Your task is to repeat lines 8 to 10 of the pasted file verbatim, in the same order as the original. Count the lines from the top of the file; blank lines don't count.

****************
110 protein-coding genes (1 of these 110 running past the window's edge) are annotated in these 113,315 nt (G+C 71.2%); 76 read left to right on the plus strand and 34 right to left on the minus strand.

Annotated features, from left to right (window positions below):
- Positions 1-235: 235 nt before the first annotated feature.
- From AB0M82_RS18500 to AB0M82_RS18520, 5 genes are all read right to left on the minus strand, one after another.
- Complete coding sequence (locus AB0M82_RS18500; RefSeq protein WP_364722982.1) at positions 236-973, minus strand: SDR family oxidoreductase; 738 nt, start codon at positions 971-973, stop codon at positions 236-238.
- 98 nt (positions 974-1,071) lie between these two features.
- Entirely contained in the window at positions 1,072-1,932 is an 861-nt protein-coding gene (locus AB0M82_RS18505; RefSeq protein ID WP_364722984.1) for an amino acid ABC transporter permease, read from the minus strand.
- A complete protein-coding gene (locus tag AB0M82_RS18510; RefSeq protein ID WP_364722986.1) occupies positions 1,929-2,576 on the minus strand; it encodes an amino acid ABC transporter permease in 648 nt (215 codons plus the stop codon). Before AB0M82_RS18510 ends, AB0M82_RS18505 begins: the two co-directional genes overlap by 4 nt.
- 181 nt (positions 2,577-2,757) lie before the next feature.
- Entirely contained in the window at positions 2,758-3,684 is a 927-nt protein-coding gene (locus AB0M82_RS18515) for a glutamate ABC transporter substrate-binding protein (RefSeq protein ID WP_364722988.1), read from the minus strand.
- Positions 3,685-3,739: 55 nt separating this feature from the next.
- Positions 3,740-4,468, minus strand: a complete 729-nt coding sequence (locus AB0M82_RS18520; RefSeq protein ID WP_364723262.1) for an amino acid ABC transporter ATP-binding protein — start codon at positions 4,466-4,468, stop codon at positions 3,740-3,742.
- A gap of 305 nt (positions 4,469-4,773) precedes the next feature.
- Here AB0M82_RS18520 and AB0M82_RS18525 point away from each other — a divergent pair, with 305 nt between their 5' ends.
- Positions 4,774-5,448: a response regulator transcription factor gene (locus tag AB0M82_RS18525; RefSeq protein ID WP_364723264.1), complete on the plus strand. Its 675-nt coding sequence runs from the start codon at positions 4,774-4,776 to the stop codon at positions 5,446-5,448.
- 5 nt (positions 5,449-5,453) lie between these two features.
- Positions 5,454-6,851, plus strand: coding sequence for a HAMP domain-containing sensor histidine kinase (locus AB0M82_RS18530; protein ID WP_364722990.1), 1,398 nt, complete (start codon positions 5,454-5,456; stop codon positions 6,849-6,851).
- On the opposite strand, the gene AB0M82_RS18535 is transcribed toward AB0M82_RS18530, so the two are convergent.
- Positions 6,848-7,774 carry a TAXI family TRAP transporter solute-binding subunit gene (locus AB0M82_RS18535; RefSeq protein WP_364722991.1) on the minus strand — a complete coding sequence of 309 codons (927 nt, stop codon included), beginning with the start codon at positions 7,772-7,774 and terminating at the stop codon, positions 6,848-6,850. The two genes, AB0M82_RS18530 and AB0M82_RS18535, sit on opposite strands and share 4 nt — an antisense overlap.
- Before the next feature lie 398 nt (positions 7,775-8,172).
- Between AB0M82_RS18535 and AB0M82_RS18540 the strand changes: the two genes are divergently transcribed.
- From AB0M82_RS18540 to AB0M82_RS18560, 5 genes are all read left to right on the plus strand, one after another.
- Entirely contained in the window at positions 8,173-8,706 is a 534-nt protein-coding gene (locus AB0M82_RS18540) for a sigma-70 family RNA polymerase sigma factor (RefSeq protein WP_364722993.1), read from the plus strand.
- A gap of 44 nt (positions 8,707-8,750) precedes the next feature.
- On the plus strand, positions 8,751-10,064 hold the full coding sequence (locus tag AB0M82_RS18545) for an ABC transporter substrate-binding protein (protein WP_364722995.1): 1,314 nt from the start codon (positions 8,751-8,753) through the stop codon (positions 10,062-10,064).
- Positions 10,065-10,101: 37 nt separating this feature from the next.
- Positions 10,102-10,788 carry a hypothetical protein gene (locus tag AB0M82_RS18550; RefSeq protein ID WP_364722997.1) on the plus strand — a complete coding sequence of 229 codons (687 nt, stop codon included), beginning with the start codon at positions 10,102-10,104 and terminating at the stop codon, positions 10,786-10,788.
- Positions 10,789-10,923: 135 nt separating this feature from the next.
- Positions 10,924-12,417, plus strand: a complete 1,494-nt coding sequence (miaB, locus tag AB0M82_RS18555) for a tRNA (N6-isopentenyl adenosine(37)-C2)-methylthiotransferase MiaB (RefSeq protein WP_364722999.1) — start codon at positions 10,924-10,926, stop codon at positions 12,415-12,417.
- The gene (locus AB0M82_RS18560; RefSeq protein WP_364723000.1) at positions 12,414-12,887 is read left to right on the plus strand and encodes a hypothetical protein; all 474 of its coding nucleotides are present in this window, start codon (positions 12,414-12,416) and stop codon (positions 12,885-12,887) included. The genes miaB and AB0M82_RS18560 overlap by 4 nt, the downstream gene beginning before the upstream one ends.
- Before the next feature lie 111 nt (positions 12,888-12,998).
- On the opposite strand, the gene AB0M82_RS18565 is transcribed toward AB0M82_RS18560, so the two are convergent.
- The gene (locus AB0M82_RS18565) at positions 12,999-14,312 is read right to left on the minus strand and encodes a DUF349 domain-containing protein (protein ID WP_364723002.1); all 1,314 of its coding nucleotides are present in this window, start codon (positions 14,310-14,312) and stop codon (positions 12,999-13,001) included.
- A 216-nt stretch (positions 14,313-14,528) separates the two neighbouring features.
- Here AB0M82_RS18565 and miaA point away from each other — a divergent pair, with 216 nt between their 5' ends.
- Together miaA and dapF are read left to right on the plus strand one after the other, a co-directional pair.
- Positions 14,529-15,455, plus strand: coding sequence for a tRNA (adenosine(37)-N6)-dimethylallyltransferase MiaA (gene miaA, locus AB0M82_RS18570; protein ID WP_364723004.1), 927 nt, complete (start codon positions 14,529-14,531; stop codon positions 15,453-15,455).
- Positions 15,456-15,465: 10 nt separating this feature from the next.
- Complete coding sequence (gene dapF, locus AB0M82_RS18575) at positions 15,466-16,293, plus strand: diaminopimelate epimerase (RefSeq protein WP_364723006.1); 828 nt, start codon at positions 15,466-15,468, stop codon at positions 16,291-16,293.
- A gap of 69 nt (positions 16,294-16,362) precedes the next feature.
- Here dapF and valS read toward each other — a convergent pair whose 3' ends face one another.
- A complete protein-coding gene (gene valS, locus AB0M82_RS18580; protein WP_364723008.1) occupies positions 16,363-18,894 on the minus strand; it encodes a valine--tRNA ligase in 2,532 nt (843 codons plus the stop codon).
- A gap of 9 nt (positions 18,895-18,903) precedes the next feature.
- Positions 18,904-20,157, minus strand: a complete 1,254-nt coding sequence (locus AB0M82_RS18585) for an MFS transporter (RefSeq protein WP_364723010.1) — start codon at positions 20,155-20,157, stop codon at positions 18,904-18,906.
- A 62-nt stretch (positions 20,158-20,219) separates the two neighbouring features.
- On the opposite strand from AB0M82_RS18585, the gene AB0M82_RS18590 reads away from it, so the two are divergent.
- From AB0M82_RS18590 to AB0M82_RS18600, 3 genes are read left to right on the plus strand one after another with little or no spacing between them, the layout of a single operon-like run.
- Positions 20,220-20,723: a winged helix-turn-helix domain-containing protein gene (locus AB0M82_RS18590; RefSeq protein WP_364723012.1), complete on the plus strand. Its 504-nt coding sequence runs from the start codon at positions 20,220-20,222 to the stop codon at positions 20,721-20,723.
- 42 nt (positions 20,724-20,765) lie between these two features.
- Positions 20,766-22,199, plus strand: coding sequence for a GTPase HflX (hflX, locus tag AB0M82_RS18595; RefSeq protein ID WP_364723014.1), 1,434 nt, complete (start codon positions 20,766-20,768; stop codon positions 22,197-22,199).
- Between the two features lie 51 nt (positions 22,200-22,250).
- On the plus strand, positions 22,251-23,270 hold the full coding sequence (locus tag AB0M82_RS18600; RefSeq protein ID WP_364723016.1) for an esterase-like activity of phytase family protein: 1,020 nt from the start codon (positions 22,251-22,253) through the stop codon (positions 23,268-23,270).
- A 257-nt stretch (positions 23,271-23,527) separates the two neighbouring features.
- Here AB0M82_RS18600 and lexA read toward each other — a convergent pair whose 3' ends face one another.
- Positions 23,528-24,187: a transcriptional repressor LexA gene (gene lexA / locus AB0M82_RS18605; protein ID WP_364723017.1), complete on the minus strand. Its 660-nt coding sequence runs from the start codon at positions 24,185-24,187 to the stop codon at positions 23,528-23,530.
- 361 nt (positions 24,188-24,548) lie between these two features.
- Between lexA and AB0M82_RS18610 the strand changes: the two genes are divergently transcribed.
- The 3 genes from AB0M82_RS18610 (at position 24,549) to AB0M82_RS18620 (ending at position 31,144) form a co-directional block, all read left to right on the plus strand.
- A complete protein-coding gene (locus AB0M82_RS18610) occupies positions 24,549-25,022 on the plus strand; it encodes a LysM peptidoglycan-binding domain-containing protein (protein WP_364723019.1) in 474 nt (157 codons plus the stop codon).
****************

- A complete protein-coding gene (locus tag AB0M82_RS18510; RefSeq protein ID WP_364722986.1) occupies positions 1,929-2,576 on the minus strand; it encodes an amino acid ABC transporter permease in 648 nt (215 codons plus the stop codon). Before AB0M82_RS18510 ends, AB0M82_RS18505 begins: the two co-directional genes overlap by 4 nt.
- 181 nt (positions 2,577-2,757) lie before the next feature.
- Entirely contained in the window at positions 2,758-3,684 is a 927-nt protein-coding gene (locus AB0M82_RS18515) for a glutamate ABC transporter substrate-binding protein (RefSeq protein ID WP_364722988.1), read from the minus strand.